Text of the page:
I began my time as the Donor Relations Captain excitedly nervous. I loved going to meetings no matter how boring they were some weeks, because I always felt like I gained something from them. More than anything, I was excited to be a part of an organization bigger than myself, excited to be giving back to a school with so much to offer me in exchange. Weeks went by, workshops taught me to write resumes, give elevator pitches, and how to speak confidently in front of complete strangers. As my second semester was drawling to a close, I had high hopes for the fall, especially since that meant I could celebrate my first Homecoming as part of the organization. I finally felt normal, and I finally felt like I was part of a community here. Just as this was all happening, while attending a drag show hosted by QTPOC in Heritage Hall, I got the phone call most children fear for the day they’ll receive: my father was in the ICU, in septic shock, and we didn’t know how much time he had left. Everything froze for me in that moment. I will remember taking that call in my friends’ dressing room backstage for the rest of my life. I didn’t know what to do: my life at Penn State was finally starting to have a few glimmers of hope, but that came at the price of my home life being ripped out from under me. I was set to study abroad mere weeks later after I finished my finals. I had secured a job on campus for when I got back. I finally felt like I might be normal again. None of that mattered anymore in that moment. It was that call, and my friends who stood beside me to help process what my life might look like moving forward, who, once again, changed my life forever.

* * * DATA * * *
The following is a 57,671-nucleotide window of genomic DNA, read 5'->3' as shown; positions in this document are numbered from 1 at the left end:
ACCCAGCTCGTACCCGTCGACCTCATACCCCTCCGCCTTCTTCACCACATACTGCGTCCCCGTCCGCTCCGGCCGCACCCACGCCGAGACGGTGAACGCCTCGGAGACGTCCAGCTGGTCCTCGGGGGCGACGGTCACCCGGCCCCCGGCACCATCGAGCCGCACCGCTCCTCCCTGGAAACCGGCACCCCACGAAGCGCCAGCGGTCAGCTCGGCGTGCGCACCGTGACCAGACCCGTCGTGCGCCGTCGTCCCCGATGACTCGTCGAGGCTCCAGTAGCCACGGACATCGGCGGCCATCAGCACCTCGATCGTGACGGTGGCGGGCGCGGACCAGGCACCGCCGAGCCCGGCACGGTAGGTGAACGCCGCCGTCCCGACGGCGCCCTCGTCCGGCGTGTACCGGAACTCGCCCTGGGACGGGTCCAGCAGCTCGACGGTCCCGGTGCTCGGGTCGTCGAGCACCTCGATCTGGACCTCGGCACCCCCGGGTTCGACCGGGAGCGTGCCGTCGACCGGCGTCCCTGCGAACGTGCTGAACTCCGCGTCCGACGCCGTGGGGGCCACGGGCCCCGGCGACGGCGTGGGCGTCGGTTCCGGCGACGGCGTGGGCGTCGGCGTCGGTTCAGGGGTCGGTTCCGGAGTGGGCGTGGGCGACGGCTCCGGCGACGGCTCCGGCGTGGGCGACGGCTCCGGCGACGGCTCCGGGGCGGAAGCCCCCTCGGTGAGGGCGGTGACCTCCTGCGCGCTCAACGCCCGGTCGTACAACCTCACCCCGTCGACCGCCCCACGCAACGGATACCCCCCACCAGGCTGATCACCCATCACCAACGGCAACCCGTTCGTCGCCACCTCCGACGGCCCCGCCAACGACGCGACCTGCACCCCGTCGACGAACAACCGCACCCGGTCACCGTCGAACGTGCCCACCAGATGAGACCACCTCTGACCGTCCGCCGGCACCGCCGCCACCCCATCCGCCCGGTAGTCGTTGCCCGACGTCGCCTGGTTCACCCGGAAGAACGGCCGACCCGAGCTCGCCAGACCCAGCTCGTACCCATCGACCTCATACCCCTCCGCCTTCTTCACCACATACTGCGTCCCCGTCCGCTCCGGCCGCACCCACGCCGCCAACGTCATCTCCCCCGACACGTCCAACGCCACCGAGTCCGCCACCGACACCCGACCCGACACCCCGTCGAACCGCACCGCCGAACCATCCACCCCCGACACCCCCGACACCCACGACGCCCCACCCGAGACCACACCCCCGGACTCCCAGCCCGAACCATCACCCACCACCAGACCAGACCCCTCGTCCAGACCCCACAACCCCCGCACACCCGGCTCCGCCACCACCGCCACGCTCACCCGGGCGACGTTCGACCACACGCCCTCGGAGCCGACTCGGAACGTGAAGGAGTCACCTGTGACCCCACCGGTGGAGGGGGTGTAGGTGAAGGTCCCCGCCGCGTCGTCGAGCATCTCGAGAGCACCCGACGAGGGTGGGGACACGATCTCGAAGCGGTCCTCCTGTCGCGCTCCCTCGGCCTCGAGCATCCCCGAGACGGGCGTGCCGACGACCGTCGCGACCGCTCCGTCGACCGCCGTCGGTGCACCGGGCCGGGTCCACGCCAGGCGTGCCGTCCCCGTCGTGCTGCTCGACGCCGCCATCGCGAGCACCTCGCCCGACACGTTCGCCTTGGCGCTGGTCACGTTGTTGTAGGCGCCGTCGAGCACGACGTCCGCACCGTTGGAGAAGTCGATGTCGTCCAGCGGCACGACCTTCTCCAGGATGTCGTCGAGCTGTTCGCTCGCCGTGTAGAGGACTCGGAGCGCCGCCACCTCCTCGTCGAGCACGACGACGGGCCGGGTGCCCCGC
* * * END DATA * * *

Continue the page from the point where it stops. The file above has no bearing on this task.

That summer I spent as much time with my as I could. I watched him come out of comas with no idea what my name was. I also spent a month studying product development in Singapore alongside some of the most brilliant people I’ve met at this university. After that, I worked on campus as LEAP Mentor helping incoming students in the College of Engineering adjust to life at Penn State. While doing all these things, I chose not to confide in my co-workers and friends why I spent most weekends at home, or why I sometimes spent entire days isolated in my room speaking to no one. I didn’t think anybody needed to know I was struggling because I didn’t think that I would benefit anyone, least of all me. As fall semester quickly approached, my dad was finally pulled from out-patient care. He had made a full recovery with one caveat: his pre-existing dementia was aggravated to an extent that he could no longer drive, no longer care for my brother, no longer work, and no longer consistently remember details about the people in his life. I made my plans to return to Penn State in the fall knowing that my father would likely be alive for the foreseeable future, but may never again know anything about me. This is a part of my story very few at Penn State know, but it’s a part of my story that showed me what I could overcome- what I had to overcome. It’s the part of my story that would give me a springboard to seek out every opportunity I could find while at Penn State. It’s the part of my story that taught me how precious our time is and that we must seize every moment we can and make the best of it.